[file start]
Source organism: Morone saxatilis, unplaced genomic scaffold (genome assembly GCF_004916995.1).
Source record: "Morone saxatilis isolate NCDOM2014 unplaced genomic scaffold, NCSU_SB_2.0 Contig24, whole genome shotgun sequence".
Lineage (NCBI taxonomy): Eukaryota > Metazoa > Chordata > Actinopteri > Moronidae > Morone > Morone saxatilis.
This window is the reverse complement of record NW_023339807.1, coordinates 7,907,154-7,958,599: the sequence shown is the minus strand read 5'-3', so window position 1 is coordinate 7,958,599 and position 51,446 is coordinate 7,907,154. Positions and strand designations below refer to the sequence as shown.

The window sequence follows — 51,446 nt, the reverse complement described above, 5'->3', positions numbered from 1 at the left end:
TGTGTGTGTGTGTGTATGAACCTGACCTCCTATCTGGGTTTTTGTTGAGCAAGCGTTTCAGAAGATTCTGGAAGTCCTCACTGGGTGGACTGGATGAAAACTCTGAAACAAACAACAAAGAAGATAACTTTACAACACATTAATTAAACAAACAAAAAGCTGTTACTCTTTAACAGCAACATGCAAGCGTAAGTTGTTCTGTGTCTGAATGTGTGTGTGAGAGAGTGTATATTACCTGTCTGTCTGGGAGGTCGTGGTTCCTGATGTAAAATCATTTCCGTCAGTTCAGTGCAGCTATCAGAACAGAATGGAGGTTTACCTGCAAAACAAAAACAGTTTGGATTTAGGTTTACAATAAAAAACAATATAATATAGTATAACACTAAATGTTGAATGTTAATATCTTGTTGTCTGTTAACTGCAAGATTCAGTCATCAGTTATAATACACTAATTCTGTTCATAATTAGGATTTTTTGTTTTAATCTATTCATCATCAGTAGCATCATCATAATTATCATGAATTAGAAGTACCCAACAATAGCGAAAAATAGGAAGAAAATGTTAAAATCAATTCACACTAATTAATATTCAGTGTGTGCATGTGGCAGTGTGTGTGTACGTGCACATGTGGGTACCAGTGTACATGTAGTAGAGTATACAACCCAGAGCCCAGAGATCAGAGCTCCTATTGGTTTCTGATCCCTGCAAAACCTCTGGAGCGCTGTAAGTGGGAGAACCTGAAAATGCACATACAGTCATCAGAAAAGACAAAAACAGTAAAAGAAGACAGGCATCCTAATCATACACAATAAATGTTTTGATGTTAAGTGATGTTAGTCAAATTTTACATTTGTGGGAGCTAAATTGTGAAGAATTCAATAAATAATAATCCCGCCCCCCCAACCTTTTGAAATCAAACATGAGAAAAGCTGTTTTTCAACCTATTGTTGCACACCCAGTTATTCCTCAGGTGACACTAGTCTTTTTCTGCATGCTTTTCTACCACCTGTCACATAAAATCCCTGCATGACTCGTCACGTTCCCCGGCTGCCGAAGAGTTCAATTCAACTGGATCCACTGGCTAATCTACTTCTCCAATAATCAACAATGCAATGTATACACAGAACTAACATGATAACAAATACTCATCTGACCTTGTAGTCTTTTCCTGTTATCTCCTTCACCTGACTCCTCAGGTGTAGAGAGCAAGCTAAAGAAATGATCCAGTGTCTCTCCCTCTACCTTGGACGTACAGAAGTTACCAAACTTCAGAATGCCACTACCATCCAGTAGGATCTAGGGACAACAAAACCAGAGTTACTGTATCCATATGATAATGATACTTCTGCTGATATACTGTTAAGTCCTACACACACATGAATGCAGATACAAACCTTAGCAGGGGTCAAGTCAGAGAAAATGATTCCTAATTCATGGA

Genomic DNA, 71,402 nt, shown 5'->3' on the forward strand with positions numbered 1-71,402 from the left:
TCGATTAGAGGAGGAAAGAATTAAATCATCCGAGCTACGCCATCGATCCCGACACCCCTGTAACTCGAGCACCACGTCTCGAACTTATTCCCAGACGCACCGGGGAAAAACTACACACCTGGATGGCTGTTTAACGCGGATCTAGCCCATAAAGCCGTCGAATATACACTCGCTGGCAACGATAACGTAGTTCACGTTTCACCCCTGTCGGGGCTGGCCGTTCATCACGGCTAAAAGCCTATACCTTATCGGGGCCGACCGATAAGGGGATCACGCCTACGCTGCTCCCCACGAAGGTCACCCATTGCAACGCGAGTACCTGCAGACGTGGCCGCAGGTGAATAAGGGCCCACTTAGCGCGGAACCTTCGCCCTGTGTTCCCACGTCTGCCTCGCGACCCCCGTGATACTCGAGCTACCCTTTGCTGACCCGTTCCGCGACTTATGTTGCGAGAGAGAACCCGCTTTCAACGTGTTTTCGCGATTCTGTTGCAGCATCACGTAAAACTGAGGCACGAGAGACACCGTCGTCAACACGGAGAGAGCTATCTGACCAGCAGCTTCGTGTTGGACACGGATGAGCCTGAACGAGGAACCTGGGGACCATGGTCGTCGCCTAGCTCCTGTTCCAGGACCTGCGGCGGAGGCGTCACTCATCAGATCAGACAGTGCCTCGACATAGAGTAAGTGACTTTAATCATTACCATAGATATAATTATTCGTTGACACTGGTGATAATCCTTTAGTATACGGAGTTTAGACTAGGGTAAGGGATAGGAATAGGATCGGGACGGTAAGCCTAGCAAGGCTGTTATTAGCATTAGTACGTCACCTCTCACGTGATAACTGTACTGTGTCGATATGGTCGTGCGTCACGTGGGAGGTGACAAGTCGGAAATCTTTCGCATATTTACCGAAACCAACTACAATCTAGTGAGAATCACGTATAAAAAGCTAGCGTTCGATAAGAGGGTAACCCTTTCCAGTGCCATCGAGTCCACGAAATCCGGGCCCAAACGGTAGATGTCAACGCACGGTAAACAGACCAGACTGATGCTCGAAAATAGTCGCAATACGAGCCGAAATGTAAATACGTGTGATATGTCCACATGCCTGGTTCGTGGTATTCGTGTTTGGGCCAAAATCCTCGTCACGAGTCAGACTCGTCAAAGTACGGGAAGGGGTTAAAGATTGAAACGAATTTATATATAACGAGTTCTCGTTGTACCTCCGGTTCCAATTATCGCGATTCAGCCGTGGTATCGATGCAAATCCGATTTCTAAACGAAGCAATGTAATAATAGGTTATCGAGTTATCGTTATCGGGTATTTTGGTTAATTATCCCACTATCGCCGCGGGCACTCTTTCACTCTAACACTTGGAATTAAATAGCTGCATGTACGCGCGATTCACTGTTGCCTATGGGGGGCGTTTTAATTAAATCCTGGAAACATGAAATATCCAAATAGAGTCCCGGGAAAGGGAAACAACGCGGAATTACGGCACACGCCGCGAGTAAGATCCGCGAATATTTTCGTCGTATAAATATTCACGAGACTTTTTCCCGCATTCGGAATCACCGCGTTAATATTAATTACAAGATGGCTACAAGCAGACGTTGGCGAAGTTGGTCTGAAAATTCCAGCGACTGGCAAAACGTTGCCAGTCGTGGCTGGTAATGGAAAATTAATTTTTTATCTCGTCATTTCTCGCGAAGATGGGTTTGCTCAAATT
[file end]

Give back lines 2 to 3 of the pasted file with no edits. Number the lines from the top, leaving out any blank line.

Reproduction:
Source record: "Morone saxatilis isolate NCDOM2014 unplaced genomic scaffold, NCSU_SB_2.0 Contig24, whole genome shotgun sequence".
Lineage (NCBI taxonomy): Eukaryota > Metazoa > Chordata > Actinopteri > Moronidae > Morone > Morone saxatilis.